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Dear Colleague,

The Atlas of Tumor Pathology was first conceived at a cancer research meeting held in St. Louis in September 1947, as an attempt to standardize the nomenclature of neoplastic diseases. Over the years, this vision has grown into a series of almost 40 Armed Forces Institute of Pathology (AFIP) fascicles, covering all aspects of tumor and non-tumor pathology, incorporating the most up-to-date practices and nomenclature. The worldwide impact of these publications has surpassed the original goal. They quickly became among the most influential publications on pathology.

This fall, the United States and Canadian Academy of Pathology (USCAP) and the American Registry of Pathology (ARP, publisher of the AFIP fascicles) are collaborating to host a companion interactive microscopy course to the fascicles, designed to help surgical pathologists become familiar with recent changes in tumor classification, recently developed diagnostic markers, recently discovered molecular genetic alterations and evolving diagnostic criteria for neoplastic and non-neoplastic disorders in surgical pathology. Offered in a superb location with unparalleled opportunities for discussion and mentoring with many of the fascicle authors themselves, this is truly a course not to be missed.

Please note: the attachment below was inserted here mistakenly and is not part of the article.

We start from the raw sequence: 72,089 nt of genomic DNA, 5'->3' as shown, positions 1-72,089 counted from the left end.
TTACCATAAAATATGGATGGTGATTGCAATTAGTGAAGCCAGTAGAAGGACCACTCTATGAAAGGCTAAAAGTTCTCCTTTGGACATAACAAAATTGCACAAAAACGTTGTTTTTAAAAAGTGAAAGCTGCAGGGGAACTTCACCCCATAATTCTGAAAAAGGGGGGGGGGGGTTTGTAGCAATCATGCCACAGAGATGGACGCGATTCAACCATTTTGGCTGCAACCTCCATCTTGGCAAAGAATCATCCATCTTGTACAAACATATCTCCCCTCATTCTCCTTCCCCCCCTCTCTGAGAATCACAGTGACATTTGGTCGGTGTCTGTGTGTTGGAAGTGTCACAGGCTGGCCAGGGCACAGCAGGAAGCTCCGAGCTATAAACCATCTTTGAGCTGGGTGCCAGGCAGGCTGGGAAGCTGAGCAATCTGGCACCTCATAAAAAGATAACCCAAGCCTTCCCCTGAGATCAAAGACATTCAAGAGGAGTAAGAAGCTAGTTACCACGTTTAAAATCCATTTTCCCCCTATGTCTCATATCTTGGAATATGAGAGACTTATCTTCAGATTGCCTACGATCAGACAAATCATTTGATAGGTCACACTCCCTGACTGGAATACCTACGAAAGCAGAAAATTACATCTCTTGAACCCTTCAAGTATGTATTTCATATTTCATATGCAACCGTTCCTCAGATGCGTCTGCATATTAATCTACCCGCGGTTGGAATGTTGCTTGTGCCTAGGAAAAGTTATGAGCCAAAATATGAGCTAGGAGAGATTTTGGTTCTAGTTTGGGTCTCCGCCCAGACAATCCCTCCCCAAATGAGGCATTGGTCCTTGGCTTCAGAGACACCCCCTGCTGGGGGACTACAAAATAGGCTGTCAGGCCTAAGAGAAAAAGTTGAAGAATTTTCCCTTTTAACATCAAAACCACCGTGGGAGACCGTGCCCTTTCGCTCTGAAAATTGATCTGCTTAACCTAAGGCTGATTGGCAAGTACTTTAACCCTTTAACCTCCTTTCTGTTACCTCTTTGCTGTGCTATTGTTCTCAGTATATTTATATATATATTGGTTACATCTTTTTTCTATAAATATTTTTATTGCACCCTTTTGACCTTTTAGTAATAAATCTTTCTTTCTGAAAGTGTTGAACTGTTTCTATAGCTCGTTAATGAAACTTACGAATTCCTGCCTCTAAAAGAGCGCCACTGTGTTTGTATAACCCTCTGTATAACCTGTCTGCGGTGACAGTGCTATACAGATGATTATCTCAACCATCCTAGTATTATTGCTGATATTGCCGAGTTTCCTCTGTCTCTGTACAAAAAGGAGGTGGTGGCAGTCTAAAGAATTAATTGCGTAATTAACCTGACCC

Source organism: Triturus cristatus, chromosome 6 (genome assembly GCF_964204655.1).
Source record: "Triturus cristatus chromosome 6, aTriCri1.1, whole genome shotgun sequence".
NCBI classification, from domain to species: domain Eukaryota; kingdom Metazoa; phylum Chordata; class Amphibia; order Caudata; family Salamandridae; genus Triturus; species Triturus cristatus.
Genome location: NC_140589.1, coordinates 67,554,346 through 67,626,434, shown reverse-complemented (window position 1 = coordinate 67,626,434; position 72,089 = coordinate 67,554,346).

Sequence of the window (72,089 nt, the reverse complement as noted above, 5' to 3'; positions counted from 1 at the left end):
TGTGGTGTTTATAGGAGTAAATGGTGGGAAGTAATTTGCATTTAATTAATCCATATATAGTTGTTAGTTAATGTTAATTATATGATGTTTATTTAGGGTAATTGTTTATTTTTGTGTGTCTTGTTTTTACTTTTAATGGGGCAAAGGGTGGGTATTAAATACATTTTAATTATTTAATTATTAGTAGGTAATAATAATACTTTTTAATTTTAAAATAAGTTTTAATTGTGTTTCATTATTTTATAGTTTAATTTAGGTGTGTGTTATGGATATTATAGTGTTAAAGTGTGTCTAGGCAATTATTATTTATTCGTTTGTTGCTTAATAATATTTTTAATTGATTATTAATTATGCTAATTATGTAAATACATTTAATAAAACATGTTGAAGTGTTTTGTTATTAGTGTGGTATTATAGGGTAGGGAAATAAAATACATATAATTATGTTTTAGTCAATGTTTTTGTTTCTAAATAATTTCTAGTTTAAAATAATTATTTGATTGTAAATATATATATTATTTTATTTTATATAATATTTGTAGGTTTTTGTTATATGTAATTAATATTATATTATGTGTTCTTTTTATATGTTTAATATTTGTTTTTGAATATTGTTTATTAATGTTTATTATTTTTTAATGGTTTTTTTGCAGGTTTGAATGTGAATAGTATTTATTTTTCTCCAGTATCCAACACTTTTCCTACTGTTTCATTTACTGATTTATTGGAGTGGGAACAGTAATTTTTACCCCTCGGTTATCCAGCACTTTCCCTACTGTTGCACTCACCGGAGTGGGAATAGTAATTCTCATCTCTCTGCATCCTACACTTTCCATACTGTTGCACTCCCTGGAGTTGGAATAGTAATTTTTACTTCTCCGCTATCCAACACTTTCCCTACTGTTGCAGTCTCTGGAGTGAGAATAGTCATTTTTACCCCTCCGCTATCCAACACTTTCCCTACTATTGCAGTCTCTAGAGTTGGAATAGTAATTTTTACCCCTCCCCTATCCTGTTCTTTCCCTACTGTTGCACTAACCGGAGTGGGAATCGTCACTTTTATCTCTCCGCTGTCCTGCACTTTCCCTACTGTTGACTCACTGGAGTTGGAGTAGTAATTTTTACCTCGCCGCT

We hope that you can join us in USCAP’s Interactive Learning Center in Palm Springs, CA this October 23-26 for this groundbreaking course.

Sincerely,

Elizabeth A. Montgomery, MD
Editor-In Chief, AFIP/ARP Fascicles
Director, Gastrointestinal and Liver Pathology
Professor of Pathology, Oncology, and Orthopedic Surgery
Johns Hopkins Medical Institutions
Baltimore, MD

Jason L. Hornick, MD, PhD
Associate Editor, AFIP/ARP Fascicles
Director, Surgical Pathology and Immunohistochemistry Laboratory
Professor of Pathology
Brigham and Women’s Hospital and Harvard Medical School

Boston, MA

Dennis P. O’Malley, MD
Pathologist and Chair, Board of Directors
American Registry of Pathology
Arlington, VA